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Forgiveness is the virtue of mercy. When we have the ability to forgive others for the hurts that they inflict upon us, we have the strength of assurance, not just in ourselves but also in God. We’re basically saying, “Yes, you hurt me, but I’m not going to let your hurt bring me down and I’m not going to hold it against you. I understand that you’re human like me, and that you’re prone to sin, like me. And so I will forgive you, because my God forgives me, and who am I not to do for you what my God has already done for me.”
Wow! Imagine being so confident in ourselves and who we are in our own eyes and in God’s, that we aren’t easily hurt, and when we are, we recognize that the flaw is in the one that hurts and not in ourselves.
“Whenever you stand praying, forgive, if you have anything against anyone; so that your Father in heaven may also forgive you your trespasses.” (Mark 11:25)
Forgiveness is unconditional. We do it because it’s the right thing to do. We do it because God asks us to do it. So regardless of what someone does to us, we forgive them, even if they’re not sorry for the pain that they caused us.
In my debut novel, The Destiny of Sunshine Ranch, a lot of forgiveness is necessary for the foster children at the Ranch. They have all been hurt by at least one parent. They’ve been abandoned, and that causes so much hurt and bitterness. This is especially true for the protagonist in this novel, Benedict. In the following snippet, he’s speaking with his foster father, David about their biological parents.
“Don’t do what? Be mad at them?” Benedict asked. He could feel his face reddening.
“No…no, you can be mad at them,” David said. “You can be mad all you want, but at some point, you need to let it go. You need to tell yourself that it doesn’t matter anymore. You need to forgive them for what they did and did not do, and you need to move on.” (DSR p.84)
The children in this story have to forgive their parents for their own sanity, but even beyond that, forgiveness is a huge sacrifice. In essence, forgiveness is a gift.
In addition to forgiving his own mother for deserting him, Benedict has to forgive himself for squandering his younger years. Even as an adult he holds in so much bitterness and anxiety, and he realizes that he simple can’t move on with such angst in his heart. He can’t go on allowing it all to “eat him alive,” as David had described it to them as children.
Forgiveness doesn’t negate the action that caused the pain. And often this is the reason why the majority of people have trouble forgiving others who have hurt them. They feel that in forgiving them, the person who receives forgiveness will be vindicated; their past transgressions will be null and void.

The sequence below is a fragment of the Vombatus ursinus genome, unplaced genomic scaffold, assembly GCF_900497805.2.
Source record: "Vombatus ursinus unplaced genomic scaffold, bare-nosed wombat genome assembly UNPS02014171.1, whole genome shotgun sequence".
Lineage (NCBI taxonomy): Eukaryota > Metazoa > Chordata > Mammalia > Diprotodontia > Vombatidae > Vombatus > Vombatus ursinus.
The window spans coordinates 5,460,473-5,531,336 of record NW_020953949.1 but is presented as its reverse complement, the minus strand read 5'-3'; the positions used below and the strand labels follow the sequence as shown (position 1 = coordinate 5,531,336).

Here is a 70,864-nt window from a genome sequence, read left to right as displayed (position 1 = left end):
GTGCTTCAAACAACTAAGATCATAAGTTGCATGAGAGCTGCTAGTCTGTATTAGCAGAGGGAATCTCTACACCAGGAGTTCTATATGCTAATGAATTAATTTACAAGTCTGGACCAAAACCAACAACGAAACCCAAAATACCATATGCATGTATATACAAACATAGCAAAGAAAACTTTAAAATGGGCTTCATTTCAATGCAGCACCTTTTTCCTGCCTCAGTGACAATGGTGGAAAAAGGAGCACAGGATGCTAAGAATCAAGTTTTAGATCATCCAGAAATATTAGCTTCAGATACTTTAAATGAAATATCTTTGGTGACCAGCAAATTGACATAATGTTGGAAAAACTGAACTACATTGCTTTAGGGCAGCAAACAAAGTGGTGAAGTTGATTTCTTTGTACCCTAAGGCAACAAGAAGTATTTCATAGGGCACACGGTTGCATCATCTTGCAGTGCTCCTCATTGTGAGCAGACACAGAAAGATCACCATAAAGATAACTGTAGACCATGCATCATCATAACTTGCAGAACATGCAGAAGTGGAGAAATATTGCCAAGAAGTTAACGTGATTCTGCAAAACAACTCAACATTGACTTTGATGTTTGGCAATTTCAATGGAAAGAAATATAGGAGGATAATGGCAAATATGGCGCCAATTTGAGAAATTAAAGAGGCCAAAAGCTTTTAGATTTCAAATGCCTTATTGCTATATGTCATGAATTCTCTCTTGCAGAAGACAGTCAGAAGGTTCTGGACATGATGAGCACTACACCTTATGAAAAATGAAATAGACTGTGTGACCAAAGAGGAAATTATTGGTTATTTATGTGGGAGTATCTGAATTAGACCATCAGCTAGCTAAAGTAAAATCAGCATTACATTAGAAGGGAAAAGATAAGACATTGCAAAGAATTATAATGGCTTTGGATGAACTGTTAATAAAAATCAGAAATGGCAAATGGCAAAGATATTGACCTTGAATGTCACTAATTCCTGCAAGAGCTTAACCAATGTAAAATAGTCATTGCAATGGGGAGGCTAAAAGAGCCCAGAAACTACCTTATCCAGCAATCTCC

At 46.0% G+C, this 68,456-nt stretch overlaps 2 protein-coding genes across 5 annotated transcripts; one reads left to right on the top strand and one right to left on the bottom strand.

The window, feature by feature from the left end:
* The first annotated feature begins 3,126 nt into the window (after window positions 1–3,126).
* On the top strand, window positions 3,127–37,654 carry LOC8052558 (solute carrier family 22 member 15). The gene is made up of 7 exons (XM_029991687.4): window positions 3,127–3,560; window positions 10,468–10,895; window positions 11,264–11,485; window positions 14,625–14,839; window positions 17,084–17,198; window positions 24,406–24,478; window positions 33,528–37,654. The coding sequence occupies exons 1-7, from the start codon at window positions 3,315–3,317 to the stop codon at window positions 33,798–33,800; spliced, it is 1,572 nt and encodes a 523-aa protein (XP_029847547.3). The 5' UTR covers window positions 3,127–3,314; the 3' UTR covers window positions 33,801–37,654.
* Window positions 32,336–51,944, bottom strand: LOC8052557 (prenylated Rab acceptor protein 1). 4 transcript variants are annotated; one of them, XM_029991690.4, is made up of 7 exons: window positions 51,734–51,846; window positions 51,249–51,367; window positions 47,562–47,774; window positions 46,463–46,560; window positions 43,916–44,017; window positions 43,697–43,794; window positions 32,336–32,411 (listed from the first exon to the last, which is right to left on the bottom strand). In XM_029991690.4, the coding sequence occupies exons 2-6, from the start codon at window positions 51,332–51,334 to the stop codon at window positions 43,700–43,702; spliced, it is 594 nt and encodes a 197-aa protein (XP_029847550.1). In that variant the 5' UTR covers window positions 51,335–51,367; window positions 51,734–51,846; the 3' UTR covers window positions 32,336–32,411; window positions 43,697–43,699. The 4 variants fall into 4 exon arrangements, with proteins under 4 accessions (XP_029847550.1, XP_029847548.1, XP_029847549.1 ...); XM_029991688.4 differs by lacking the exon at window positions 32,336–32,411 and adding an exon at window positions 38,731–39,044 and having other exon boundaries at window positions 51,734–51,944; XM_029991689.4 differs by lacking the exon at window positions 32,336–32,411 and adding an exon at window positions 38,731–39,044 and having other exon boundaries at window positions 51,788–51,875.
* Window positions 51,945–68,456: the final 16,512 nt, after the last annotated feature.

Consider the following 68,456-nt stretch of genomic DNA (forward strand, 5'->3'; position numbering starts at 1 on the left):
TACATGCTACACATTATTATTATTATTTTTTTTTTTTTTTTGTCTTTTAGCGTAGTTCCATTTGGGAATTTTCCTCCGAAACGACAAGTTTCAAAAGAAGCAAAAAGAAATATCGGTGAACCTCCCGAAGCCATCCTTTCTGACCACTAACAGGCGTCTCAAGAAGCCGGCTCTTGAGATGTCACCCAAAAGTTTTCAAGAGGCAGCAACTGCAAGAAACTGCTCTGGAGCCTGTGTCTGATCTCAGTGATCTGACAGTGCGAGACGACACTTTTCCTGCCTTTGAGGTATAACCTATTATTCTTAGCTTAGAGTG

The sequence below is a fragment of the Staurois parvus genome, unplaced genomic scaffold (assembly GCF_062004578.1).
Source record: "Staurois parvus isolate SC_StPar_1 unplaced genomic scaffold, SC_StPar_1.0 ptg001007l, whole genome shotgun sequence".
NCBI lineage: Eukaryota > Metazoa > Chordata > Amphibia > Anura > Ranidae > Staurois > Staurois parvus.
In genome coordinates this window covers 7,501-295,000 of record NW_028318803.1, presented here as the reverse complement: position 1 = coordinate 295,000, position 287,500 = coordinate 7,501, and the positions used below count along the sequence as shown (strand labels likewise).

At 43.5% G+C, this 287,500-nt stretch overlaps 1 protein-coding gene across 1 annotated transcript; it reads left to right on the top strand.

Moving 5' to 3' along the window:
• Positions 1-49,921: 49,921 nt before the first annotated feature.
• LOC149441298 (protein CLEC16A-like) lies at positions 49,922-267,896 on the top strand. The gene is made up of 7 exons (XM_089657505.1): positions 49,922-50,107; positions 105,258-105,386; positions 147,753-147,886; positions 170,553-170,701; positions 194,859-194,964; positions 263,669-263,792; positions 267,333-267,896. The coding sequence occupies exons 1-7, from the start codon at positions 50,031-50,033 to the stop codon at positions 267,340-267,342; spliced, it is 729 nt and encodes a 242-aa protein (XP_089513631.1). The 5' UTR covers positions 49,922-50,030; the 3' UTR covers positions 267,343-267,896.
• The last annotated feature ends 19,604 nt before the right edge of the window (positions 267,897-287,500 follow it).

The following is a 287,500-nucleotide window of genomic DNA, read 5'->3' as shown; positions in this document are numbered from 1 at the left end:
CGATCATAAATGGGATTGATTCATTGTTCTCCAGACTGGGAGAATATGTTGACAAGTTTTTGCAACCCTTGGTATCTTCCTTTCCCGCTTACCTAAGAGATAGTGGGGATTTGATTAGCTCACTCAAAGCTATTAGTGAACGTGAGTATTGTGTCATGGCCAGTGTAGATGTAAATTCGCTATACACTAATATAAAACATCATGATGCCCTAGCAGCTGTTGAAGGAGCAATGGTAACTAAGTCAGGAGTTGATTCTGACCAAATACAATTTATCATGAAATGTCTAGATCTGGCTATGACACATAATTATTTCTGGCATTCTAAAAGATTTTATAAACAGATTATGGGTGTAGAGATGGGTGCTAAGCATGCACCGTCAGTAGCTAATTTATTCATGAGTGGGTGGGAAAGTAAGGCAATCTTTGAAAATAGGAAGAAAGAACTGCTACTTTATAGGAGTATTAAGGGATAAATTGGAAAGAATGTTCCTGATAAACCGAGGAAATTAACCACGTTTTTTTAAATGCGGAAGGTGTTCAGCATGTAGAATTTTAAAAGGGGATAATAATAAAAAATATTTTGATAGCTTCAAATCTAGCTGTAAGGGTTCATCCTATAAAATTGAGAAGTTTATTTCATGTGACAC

Later in the same book, Sebastian is faced with his estranged father who asks for his forgiveness (DSR p.92). His father can’t take back what he did and both he and Sebastian understand that.
Forgiveness is not meant to be easy, and that’s why it’s a virtue.
It’s easy to forgive someone we love. In Saving Faith, The second book in my Faith & Kung Fu series, Nina has to forgive her best friend, Faith. “In a heartbeat,” Nina said softly (p.108). Faith then has to forgive Christian for what he did to her, and she’s quick to give it because she has feelings for him (p.176). But forgiveness is often not that easy. Adam, Faith’s brother struggles with it, even when the pain comes from his sister being hurt. But he gives it anyway. Christian also struggles to forgive his father (p.161), but that’s only because his understanding of his parents’ divorce was conjured up by his own imagination and not the truth that finally comes to light as the story progresses.
We’re not always going to get forgiveness right. But it can always be fixed. The reality is that if we don’t forgive, how can we ever expect to be forgiven.
Forgiveness doesn’t place us above the person who hurt us. Because ultimately, we are all guilty of hurting someone at some point in time. So, who are we not to offer forgiveness when we expect it from others, and most importantly, when we were given it by Christ Himself for all our transgressions.
For more Catholic fiction reflecting this theme, check out the comments below!
Join the discussion!
Call out to Catholic authors of fiction for teens and young adults. Have you written a Catholic novel that encompasses the subject of forgiveness and mercy? Please share in the comments below, listing the titles and including a brief description of how it’s presented in your fiction.
For more on the titles listed in this post and others, as well as their educational themes, visit Catholic Teen Books For Teachers